Rod Rosenstein Could Be Tough Opponent of Online Gambling

Rod Rosenstein - US Online Gambling Laws

Rod Rosenstein oversaw the 2005 NETeller, 2011 Blue Monday, and 2012 Bodog cases.

Online gambling media members who rejoiced the recusal by Attorney General Jeff Sessions might temper their enthusiasm. Deputy Attorney General Rod Rosenstein, the man who now oversees online gambling policy at the U.S. Department of Justice., might be a more stolid opponent of iGaming.

Rod Rosenstein’s 12-year tenure as the U.S. Attorney for Maryland shows he is an opponent of online gambling. In one of his first acts as a US Attorney in 2005, Rosenstein targeted NETeller for payment processing of unregulated online gambling sites.

Rosenstein Versus NETeller

He charged NETeller with money laundering in the case, causing the global payment processor enough damage that it took years for the company to regain its prominence. At the time Rosenstein handed down his indictments, NETeller was used by over 80% of the online gaming sites on the Internet.

NETeller was only the beginning. From 2009 to 2011, Rosenstein took down several lesser payment processing companies. At first, his plan was to go after mortgage fraud. Eventually, he added money laundering through online gambling to the list of violations he wanted to pursue.

Rosenstein’s Blue Monday Indictments

That led to the “Blue Monday” indictments in 2011, in which 10 domains were seized. These included several popular poker sites, including, TruePoker, Merge Gaming Network sites like BetEd, and BMX Entertainment sites like One prominent payment services were named in the Blue Monday case, too: UseMyWallet/QuickTender (owned by EcoCard) and Linwood Payment Services.

ThrillX Systems Ltd, owned by BetED sportsbook’s founders, Darren Wright and David Parchomchuk, were named in the indictments. Though the ThrillX domain was not seized, its owners took the site down. Several other gaming operators were named in the case, including Absolute Poker, Ultimate Bet, Cereus Network, Sabana Investments, Wray, Entwistle, and K23 Systems.

In short, Rod Rosenstein led one of the biggest takedowns of unregulated online gambling sites in American history. While the Black Friday indictments unsealed a month prior to the Blue Monday case got a lot more attention, Rod Rosenstein’s legal actions helped put a dampener on the US unregulated online poker industry.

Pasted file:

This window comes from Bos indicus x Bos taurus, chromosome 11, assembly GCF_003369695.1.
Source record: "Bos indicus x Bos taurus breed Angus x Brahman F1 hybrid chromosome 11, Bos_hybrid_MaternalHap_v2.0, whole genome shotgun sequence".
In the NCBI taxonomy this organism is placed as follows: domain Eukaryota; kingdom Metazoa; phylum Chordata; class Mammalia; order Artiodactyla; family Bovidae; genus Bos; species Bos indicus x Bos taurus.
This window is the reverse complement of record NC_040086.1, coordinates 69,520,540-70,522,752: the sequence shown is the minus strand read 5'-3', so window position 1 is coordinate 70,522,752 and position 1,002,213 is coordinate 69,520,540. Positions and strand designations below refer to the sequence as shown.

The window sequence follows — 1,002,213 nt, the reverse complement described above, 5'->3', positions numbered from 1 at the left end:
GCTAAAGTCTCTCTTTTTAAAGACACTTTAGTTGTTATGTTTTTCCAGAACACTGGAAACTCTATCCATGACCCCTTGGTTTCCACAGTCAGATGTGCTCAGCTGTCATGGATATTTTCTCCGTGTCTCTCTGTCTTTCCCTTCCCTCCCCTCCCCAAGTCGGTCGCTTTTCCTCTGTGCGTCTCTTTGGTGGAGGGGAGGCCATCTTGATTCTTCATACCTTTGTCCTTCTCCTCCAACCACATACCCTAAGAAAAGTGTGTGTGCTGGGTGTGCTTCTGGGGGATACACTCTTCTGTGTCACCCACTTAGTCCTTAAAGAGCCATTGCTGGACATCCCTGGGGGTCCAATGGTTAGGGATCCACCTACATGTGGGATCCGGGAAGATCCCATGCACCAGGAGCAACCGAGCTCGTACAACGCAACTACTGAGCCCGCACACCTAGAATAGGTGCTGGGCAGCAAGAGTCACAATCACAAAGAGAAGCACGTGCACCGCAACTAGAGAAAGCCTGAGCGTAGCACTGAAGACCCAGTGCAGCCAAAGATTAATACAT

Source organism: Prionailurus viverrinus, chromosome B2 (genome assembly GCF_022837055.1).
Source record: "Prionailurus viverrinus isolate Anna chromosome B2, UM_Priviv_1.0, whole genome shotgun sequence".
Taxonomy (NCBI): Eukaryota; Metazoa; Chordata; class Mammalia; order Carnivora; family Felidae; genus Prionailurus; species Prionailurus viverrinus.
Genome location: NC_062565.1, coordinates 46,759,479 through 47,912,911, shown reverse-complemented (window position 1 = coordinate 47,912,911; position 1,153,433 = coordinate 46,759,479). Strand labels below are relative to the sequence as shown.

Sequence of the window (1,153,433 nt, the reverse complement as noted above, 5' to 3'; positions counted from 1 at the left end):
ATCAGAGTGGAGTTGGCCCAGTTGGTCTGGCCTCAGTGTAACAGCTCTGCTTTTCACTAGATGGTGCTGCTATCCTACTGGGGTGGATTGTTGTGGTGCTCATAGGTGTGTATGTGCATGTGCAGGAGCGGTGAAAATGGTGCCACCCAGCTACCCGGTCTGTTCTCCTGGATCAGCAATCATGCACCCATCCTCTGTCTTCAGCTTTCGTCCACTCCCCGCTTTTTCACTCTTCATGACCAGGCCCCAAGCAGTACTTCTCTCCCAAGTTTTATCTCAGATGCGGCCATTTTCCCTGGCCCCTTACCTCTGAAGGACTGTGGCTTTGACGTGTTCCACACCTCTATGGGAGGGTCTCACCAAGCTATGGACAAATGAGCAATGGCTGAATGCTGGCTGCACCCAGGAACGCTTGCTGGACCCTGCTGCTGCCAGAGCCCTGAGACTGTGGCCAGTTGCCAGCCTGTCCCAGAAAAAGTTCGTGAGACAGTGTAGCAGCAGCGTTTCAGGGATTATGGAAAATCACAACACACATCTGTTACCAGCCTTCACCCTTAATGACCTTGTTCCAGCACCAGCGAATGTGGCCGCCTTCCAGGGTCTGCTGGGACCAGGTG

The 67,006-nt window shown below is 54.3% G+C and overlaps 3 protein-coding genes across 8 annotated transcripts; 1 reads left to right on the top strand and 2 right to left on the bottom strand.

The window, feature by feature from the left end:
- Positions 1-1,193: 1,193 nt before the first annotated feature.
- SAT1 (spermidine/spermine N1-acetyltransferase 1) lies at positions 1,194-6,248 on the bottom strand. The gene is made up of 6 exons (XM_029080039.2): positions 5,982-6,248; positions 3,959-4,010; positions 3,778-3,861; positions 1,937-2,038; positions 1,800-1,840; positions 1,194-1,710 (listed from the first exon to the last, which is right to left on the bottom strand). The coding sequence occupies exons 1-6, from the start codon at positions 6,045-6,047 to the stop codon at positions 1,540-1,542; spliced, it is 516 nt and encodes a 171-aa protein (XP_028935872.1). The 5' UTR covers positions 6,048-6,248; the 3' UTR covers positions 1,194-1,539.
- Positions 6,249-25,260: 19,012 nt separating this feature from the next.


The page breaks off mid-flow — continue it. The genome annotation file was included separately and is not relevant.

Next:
Rosenstein Versus Bodog

The next year, Rosenstein indicted several Bodog executives and seized the Bodog domain name. It is no exaggeration to say Rod Rosenstein has been one of the foremost prosecutors of American online gambling operators of the past decade.

Rosenstein is quick to defend his actions, saying that these various activities are crimes in Maryland. He also notes that money laundering helps fund organized crime and terrorism, so he wants to punish those who support gambling when he can.

OSGA’s Report on Rosenstein’s Hostility

The Deputy Attorney General has never stated his opinion on legal, regulated online gambling before. Hartley Henderson of the Off Shore Gaming Association (OSGA) stated that he has spoke to officials who know Rod Rosenstein and they say he does not like online gambling in any form.

Rosenstein’s Handling of the Comey Firing

The Russian collusion investigation and the firing of James Comey showed another side to Rod Rosenstein: he is not shy about using his authority. On several occasions, former U.S. Senator Jeff Sessions has recused himself from various cases, showing that he is sensitive to political pressure. Rod Rosenstein reacts to situations like a career prosecutor and not a politician.

In the James Comey firing, Rosenstein was asked by President Donald Trump to write a summary of the FBI director’s shortcomings and mistakes. When Comey was fired, the White House first claimed the firing was done at the behest of Rod Rosenstein. The American media began to question Rosenstein’s longstanding reputation as a nonpolitical figure.

Rosenstein quickly restored his reputation, despite going against the express wishes of Donald Trump. Despite being on the job for less than three weeks, Rod Rosenstein used his authority as Deputy Attorney General to appoint former FBI Director Robert Mueller as “special counsel”, to investigate the Russian collusion charges and the Comey firing. He gave Mueller sweeping authority and resources to probe those questions. From subsequent tweets, it was clear Donald Trump was not happy with those decisions.

Rod Rosenstein Is a Decisive Prosecutor

Whatever one thinks of those decisions, it is obvious that Rod Rosenstein acts with decisiveness. He might prove to be a more unrelenting foe of online gambling in the United States than Jeff Sessions might have been. As US Attorney General, Jeff Sessions had the authority to overturn the 2011 Department of Justice opinion on the UIGEA. With Sessions recusing himself, Rod Rosenstein now has that same authority.

The 2011 DoJ opinion is the foundation of the legal online poker in New Jersey, Nevada, and Delaware. Nothing says Rod Rosenstein plans on changing the 2011 opinion, but he has a long history of opposing iGaming. Operators should be wary.